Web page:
Practical: Matching and non-matching meshes in multi-part models; How to overcome non-matching meshes; Applying special constraints and methods to do so; An exercise using multiple parts in one model.
Week 7: 2D rectangular elements under in-plane loads; Shape functions in standard and natural co-ordinates; Stiffness matrix formulation of isoparamteric elements; Key features of quadrilateral elements; Extra: gauss quadrature (video).
Practical: Practical space will be kept open for discussion.
Multiple assignments are provided, both theoretical and practical. Assignments may be altered to particular needs to develop competencies you are looking for.
Homework and practical submissions.
For this course you will be provided with a license for ABAQUS software (student version). You are also free to use PATRAN/NASTRAN or another program, but for those TU Delft does not provide a license and they should be obtained by the learner.
If you successfully complete your online course you will be awarded with a TU Delft certificate.
This certificate will state that you were registered as a non-degree-seeking student at TU Delft and successfully completed the course.
If you decide that you would like to apply to the full Master's program in Aerospace Engineering, you will need to go through the admission process as a regular MSc student. If you are admitted, you can then request an exemption for this course that you completed as a non-degree-seeking student. The Board of Examiners will evaluate your request and will decide whether or not you are exempted.
General admission to this course
Required prior knowledge
- A relevant BEng or BSc degree in a subject closely related to the content of the course or specialized program in question, such as aerospace engineering, aeronautical engineering, mechanical engineering, civil engineering or (applied) physics.
- If you do not meet these requirements because you do not have a relevant Bachelor's degree but you have a Bachelor's degree from a reputable institution and you think you have sufficient knowledge and experience to complete the course, you are welcome to apply, stating your motivation and reasons for admission. The faculty of aerospace engineering will decide whether you will be admitted based on the information you have provided. Appeal against this decision is not possible.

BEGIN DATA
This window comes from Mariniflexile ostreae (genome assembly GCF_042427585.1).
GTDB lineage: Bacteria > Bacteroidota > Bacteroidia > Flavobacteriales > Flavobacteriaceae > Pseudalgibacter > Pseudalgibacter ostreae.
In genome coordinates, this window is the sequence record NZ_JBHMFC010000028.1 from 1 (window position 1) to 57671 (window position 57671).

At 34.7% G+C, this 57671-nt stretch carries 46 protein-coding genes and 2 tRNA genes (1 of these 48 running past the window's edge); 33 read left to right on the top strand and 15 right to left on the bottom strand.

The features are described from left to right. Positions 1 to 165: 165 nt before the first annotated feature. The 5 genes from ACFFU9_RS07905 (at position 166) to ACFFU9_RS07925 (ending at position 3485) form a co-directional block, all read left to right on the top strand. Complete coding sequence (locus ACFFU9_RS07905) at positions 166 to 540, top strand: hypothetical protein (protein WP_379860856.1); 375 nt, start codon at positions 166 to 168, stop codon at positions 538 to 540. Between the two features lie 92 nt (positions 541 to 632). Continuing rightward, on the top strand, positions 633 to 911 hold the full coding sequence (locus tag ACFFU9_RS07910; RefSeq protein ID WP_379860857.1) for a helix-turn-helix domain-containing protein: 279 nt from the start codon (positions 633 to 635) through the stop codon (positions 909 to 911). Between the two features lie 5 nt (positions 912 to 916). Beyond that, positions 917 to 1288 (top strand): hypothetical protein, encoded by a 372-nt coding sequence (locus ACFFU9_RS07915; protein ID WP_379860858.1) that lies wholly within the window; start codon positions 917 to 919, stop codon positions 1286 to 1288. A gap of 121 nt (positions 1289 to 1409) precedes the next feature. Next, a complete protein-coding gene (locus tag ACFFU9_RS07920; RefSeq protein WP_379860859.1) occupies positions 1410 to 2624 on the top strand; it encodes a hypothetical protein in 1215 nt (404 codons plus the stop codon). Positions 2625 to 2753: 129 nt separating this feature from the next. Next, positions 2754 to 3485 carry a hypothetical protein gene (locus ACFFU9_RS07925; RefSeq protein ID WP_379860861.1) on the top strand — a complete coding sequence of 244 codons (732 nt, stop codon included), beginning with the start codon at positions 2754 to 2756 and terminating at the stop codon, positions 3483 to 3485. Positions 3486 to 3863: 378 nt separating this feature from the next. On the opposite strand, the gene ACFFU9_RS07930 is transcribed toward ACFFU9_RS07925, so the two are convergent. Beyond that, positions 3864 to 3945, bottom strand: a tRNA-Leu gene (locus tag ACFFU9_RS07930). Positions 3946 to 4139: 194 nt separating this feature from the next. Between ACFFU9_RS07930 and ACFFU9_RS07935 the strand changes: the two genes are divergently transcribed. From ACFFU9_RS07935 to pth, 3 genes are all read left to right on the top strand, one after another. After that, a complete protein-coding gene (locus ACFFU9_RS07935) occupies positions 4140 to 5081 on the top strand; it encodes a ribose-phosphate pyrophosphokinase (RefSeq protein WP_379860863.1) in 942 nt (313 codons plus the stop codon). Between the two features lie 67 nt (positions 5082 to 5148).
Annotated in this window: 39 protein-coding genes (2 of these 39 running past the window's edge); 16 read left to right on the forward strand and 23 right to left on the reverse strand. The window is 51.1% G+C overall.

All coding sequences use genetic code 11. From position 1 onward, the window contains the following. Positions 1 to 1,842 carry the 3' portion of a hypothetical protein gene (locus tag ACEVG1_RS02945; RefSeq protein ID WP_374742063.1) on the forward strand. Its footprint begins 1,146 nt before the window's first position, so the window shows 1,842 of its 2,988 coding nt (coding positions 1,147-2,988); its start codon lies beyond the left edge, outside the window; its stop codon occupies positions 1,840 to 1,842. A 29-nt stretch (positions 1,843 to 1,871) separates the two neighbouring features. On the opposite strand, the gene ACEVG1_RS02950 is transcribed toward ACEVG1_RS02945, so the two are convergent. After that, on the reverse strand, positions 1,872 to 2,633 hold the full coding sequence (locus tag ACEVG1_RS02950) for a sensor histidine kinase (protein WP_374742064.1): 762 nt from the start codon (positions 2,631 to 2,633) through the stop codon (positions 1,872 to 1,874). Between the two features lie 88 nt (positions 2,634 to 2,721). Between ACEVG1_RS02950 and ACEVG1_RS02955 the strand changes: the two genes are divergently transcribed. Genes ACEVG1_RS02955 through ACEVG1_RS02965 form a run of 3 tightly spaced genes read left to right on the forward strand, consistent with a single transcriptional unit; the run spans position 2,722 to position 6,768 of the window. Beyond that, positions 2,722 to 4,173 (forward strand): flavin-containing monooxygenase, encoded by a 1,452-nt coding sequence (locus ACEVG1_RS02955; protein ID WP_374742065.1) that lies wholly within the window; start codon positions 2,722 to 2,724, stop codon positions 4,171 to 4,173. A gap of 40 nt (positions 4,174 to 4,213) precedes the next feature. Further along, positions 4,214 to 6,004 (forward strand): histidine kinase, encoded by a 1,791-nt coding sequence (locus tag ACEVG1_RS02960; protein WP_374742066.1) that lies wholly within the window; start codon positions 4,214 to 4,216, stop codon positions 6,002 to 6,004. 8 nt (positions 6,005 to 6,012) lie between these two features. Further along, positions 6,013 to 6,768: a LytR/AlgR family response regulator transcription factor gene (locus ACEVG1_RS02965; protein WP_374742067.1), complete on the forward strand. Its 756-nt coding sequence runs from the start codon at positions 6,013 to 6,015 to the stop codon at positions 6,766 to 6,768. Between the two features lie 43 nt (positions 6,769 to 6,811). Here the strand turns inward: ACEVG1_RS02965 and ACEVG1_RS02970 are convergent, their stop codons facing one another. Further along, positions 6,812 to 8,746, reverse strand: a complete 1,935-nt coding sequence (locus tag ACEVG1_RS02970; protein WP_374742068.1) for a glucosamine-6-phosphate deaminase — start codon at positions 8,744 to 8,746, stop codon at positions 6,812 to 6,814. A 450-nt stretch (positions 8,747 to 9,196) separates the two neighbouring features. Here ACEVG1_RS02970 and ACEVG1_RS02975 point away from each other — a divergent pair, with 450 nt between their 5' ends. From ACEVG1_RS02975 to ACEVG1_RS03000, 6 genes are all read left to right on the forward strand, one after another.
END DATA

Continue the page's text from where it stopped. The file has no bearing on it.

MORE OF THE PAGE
Expected prior knowledge
In addition to the entry requirements mentioned above, prior knowledge of the topic is necessary in order to complete this course. For admission purposes, TU Delft will not ask you for proof of this prior knowledge, but it is your responsibility to ensure that you have the sufficient knowledge, obtained through relevant work experience or prior education.
To view the essential background knowledge, please check your knowledge against the learning objectives of these comparable TU Delft courses:
- Basic Structural Mechanics
- Structural Analysis & Buckling
- Differential Equations and Linear Algebra
Expected Level of English
English is the language of instruction for this online course. If your working language is not English or you have not participated in an educational program in English in the past, please ensure that your level of proficiency is sufficient to follow the course. TU Delft recommends an English level equivalent to one of the following certificates (given as an indication only; the actual certificates are not required for the admission process):
- TOEFL score 90+ (this is an internet-based test)
- IELTS (academic version) overall Band score of at least 6.5
- University of Cambridge: "Certificate of Proficiency in English" or "Certificate in Advanced English"
In order to complete your admission process you will be asked to upload the following documents:
- a CV which describes your educational and professional background (in English)
- a copy of your passport or ID card (no driver's license)
- a copy of relevant transcripts and diplomas
If you have any questions about this course or the TU Delft online learning environment, please visit our Help & Support page.